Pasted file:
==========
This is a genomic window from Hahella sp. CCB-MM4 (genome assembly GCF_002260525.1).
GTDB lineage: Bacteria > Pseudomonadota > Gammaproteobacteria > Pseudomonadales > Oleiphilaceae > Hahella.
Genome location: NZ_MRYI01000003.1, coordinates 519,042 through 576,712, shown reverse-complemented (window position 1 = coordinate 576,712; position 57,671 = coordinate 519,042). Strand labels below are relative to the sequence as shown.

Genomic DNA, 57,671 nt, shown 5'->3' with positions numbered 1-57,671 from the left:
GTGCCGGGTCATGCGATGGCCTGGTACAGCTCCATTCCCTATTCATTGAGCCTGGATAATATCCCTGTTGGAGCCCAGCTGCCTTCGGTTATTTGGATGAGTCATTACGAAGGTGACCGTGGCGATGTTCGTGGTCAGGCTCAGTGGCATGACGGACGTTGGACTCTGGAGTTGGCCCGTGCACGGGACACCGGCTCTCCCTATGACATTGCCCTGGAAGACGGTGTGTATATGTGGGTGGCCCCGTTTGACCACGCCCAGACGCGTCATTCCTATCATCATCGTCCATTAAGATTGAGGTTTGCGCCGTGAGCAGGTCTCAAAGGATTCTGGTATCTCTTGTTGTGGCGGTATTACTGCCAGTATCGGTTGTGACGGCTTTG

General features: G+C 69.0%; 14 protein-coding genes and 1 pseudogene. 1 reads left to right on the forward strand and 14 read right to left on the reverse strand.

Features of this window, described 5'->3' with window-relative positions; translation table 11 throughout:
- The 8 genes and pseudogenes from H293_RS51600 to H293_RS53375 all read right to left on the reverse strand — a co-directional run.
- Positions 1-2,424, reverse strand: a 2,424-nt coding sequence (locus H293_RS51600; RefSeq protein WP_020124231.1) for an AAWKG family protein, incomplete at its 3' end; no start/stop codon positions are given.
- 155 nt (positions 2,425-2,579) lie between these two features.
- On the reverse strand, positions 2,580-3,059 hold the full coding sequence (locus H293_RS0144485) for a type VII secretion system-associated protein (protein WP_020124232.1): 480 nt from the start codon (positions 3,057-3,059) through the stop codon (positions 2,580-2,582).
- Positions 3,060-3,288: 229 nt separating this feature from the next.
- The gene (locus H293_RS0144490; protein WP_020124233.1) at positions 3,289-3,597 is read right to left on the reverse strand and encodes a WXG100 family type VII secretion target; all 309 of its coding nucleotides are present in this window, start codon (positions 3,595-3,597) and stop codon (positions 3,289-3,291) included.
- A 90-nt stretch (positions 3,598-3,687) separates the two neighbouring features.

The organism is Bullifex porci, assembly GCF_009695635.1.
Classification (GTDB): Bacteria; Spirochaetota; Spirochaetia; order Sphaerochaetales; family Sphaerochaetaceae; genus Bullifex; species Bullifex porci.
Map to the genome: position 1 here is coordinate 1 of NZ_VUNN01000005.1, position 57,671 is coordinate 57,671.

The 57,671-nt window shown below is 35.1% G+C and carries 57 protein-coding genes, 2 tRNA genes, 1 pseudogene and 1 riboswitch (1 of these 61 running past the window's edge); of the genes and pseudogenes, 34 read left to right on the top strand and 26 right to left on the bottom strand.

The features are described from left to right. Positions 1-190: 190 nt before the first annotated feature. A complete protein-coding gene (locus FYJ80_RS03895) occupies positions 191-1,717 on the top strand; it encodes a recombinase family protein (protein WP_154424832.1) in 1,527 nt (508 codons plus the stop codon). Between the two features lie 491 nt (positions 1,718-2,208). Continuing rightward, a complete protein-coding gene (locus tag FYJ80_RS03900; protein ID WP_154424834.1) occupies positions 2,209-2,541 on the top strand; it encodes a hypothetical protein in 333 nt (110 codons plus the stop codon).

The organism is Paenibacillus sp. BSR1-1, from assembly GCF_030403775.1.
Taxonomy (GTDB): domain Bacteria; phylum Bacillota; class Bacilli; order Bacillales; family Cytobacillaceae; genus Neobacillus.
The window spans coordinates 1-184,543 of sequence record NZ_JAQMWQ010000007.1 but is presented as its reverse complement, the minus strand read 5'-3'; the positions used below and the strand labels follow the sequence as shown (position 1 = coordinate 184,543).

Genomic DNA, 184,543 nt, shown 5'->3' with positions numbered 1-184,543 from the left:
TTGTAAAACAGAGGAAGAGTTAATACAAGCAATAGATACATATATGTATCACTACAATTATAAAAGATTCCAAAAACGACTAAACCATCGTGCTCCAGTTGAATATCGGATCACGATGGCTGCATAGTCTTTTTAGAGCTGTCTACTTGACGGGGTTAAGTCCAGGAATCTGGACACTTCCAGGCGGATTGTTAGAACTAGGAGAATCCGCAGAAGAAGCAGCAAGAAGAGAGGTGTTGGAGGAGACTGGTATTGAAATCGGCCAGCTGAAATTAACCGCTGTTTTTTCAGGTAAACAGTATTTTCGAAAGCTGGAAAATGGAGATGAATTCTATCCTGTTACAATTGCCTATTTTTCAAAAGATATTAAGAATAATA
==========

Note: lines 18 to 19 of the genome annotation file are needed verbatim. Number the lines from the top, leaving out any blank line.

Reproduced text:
The 57,671-nt window shown below is 35.1% G+C and carries 57 protein-coding genes, 2 tRNA genes, 1 pseudogene and 1 riboswitch (1 of these 61 running past the window's edge); of the genes and pseudogenes, 34 read left to right on the top strand and 26 right to left on the bottom strand.

The features are described from left to right. Positions 1-190: 190 nt before the first annotated feature. A complete protein-coding gene (locus FYJ80_RS03895) occupies positions 191-1,717 on the top strand; it encodes a recombinase family protein (protein WP_154424832.1) in 1,527 nt (508 codons plus the stop codon). Between the two features lie 491 nt (positions 1,718-2,208). Continuing rightward, a complete protein-coding gene (locus tag FYJ80_RS03900; protein ID WP_154424834.1) occupies positions 2,209-2,541 on the top strand; it encodes a hypothetical protein in 333 nt (110 codons plus the stop codon).